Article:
Sabarimala‘s hills, situated 4,000 feet above sea level in the Western Ghats, are engulfed in spirituality and mythologies. Millions of devotees make the trek to this revered temple each year. Two fascinating occurrences – Makara Jyothi and Makaravilakku – are central to the story. While they both occur on the same day, they have distinctive characteristics and have caused heated disputes and controversies all over the years.
Makaravilakku: A Ritual Rooted in History
In order to understand the essence of Makaravilakku, we must first comprehend its past. This sacred phenomenon occurs in Makar Sankranti, which usually falls on January 14th or 15th. After the evening’s puja, a bright light emerges from Ponnambalamedu, a rural mountaintop eight kilometres east of the Sannidhanam. It is believed to represent Lord Rama and Lord Dharmashasta (Ayyappan) meeting at Sabarimala.
The Makaravilakku tradition has its roots in the time when the forest people inhabited the area. During the traditional Makaravilakku ceremonies, the tribals in and around Ponnambalamedu used to light the fire. The practice continued even after their departure, with the Travancore Devaswom Board (TDB) taking over. Although the board did not play a role in originating the lighting tradition, they did construct a square cement pedestal for it in the 1990s to facilitate the ritual.
Makara Jyothi: The Celestial Star
Makara Jyothi also referred to as a heavenly star, lights up the sky on the first day of the Makaram month, which usually takes place on January 14th or 15th, corresponding with the auspicious Makara Sankranti. During the sunset, following the sacred Deeparadhana ceremony with millions of devotees, the star shines in the southern sky near the Sanctum of Sabarimala Ayyappa temple.
During that time, the bright star emerges over the mountains. However, the precious ornaments of Lord Ayyappa, carried from the Pandalam Palace, are only ceremoniously conveyed to the temple on the first day of Makaram. Devotees believe that the star that appears at this time symbolizes Lord Ayyappa himself, and they worship the light as the heavenly Makara Jyothi.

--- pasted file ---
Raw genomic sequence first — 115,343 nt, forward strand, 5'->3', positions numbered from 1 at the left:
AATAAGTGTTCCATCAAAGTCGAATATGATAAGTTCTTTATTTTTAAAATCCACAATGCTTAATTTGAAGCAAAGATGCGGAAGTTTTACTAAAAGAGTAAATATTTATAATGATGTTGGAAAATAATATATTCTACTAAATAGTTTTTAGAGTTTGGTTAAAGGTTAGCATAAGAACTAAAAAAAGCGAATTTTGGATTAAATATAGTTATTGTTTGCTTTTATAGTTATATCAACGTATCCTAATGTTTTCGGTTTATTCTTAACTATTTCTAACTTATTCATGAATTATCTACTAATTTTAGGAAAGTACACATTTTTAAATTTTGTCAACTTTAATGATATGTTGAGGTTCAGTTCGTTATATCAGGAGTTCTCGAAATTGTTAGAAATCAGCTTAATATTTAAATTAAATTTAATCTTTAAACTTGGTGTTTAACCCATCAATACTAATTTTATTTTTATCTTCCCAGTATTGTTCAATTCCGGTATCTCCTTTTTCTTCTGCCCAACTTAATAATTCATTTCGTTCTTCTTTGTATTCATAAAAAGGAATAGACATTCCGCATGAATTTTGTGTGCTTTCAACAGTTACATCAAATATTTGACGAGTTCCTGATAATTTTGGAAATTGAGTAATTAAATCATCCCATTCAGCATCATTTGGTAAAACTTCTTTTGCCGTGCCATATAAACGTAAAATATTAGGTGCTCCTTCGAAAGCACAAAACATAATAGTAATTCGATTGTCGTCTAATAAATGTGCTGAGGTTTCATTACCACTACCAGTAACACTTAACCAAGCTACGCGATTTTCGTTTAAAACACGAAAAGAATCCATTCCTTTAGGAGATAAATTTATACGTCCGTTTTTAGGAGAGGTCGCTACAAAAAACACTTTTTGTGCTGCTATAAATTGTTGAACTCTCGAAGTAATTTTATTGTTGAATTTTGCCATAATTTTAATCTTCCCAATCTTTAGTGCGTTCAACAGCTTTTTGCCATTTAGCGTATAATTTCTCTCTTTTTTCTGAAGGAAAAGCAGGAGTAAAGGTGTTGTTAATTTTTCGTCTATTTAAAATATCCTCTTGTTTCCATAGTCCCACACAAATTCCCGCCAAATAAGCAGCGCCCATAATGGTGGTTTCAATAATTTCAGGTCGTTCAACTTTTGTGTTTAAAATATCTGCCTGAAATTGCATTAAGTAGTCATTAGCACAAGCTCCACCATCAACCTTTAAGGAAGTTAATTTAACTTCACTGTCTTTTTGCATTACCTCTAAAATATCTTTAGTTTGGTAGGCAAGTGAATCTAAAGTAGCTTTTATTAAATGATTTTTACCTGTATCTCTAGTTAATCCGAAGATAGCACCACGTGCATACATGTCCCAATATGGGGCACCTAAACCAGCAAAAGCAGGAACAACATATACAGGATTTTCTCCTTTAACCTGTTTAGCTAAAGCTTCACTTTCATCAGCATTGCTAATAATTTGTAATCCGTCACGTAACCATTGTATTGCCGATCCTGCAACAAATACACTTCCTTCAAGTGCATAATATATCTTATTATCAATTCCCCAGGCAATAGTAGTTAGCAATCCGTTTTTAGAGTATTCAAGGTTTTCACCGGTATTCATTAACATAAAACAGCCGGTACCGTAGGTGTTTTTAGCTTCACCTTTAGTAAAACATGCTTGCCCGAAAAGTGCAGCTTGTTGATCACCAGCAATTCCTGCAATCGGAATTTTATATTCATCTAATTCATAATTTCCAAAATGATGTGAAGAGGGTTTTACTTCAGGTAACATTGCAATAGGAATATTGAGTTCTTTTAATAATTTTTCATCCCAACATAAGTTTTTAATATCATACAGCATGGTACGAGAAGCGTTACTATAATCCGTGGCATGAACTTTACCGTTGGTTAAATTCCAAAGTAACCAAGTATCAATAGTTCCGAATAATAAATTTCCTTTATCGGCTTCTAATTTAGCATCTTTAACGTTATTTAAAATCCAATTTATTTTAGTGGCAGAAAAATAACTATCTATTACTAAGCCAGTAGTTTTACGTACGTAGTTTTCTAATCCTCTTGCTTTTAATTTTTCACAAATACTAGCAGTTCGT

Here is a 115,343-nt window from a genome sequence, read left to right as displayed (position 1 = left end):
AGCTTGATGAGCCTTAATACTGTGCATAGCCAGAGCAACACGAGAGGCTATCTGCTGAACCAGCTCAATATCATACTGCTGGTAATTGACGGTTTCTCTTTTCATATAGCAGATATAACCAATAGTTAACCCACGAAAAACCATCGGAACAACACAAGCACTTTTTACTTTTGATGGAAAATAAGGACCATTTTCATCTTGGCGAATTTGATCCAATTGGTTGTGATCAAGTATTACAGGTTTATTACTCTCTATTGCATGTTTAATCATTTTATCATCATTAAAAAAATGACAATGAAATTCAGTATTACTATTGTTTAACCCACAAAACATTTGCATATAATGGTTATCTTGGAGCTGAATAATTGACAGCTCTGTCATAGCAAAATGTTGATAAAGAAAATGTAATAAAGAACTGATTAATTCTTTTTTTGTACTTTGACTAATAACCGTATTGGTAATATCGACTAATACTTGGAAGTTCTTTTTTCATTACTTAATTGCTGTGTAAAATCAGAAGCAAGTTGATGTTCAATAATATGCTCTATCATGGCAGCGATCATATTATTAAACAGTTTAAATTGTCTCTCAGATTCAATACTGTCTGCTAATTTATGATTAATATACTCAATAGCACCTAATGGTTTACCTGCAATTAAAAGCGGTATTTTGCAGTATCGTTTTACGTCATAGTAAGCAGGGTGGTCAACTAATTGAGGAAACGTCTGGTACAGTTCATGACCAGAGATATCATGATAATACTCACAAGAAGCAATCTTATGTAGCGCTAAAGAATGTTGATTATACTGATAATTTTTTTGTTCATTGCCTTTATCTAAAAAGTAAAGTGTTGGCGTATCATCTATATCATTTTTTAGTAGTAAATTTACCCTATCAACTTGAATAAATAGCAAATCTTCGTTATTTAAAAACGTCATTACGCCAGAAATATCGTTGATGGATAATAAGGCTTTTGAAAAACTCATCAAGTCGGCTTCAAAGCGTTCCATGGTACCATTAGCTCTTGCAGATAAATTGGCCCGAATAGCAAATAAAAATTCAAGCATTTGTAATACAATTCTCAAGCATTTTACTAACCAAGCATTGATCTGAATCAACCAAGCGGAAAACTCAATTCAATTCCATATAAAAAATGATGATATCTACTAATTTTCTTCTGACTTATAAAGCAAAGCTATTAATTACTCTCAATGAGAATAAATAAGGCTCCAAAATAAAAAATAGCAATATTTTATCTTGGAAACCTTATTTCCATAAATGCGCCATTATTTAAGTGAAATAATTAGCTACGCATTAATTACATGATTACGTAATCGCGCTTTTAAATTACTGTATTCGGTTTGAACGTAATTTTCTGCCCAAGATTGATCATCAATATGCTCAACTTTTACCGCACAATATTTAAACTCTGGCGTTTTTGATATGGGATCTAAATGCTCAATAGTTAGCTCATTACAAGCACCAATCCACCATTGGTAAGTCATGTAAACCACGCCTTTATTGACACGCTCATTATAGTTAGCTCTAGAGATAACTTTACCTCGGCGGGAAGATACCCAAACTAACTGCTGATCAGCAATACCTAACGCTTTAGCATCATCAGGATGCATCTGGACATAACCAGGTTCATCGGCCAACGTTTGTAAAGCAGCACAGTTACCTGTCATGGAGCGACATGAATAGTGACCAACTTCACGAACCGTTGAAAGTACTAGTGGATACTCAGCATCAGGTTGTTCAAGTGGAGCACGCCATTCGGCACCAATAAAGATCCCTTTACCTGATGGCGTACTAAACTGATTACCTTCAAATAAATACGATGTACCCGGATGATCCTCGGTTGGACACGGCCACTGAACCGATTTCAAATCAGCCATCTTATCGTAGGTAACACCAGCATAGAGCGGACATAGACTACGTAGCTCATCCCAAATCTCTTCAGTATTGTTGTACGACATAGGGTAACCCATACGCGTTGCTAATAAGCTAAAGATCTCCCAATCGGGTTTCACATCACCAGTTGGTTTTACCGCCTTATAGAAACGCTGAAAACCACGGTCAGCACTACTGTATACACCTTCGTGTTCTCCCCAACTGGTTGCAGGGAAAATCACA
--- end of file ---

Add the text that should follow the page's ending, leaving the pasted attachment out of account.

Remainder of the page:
Makaravilakku: The Man-Made Light
After the Makara Jyothi darshan, a bright light illuminates the mountains across from the temple. This light is believed to originate from the realm of holy beings and sages and is considered a sincere offering (arti) to Lord Ayyappa. The dazzling display is known as Makaravilakku and signifies the culmination of the devotees’ ascetic practices and their pilgrimage to witness the Makara Jyothi.
The Makaravilakku is not a supernatural occurrence but rather a result of human effort. It originates from Ponnambala Medu, located about four kilometres from the Ayyappa temple. During the ceremony, tribal populations from the area light a fire using ghee and camphor and wave it around the idol three times in circles. This illuminated event is what pilgrims consider to be the Makaravilakku. It occurs when the Cyrus star, also known as Makara Jyothi, appears in the sky.
Symbolism and Significance
Makaravilakku, also known as Sabarimala’s soul, represents the union of the sacred. As I said above, it signifies the reunion of Lord Rama and Lord Dharmashasta in this sacred place. Witnessing Makaravilakku is believed to be a powerful spiritual experience for travellers, transcending the borders of the man-made or divine.
While the government has said that Makaravilakku is a man-made occurrence, the unwavering faith of innumerable followers has not changed. The contrast between Makara Jyothi and Makaravilakku is true, yet their significance continues. All of these occurrences, whether natural or man-made, are symbols of Sabarimala’s unwavering devotion. Faith overcomes disagreements at Sabarimala, and the Makara Jyothi and Makaravilakku continue to shine, leading the spiritual journeys of millions.
The Controversy Has Been Explained
For many years, Makaravilakku has been worshipped by followers as a divine phenomenon. However, it wasn’t until 2011 that the Kerala Devaswom Board, in collaboration with the Pandalam Palace, the traditional custodian of the Sabarimala shrine, confirmed that the light seen in the sky was man-made. Previously, it was believed that forest residents in and around Ponnambalamedu would ignite a fire as part of their Makaravilakku celebrations. This practice continued long after the tribals had left, with the Travancore Devaswom Board (TDB) taking up the responsibility. However, the board did not contribute to the creation of the light.
Millions believe the incidents at Sabarimala are celestial, but they’re proven to be terrestrial. The Makara Jyothi and Makaravilakku ceremonies unite believers on their spiritual journey. Sabarimala remains a beacon of light for those seeking divine blessings.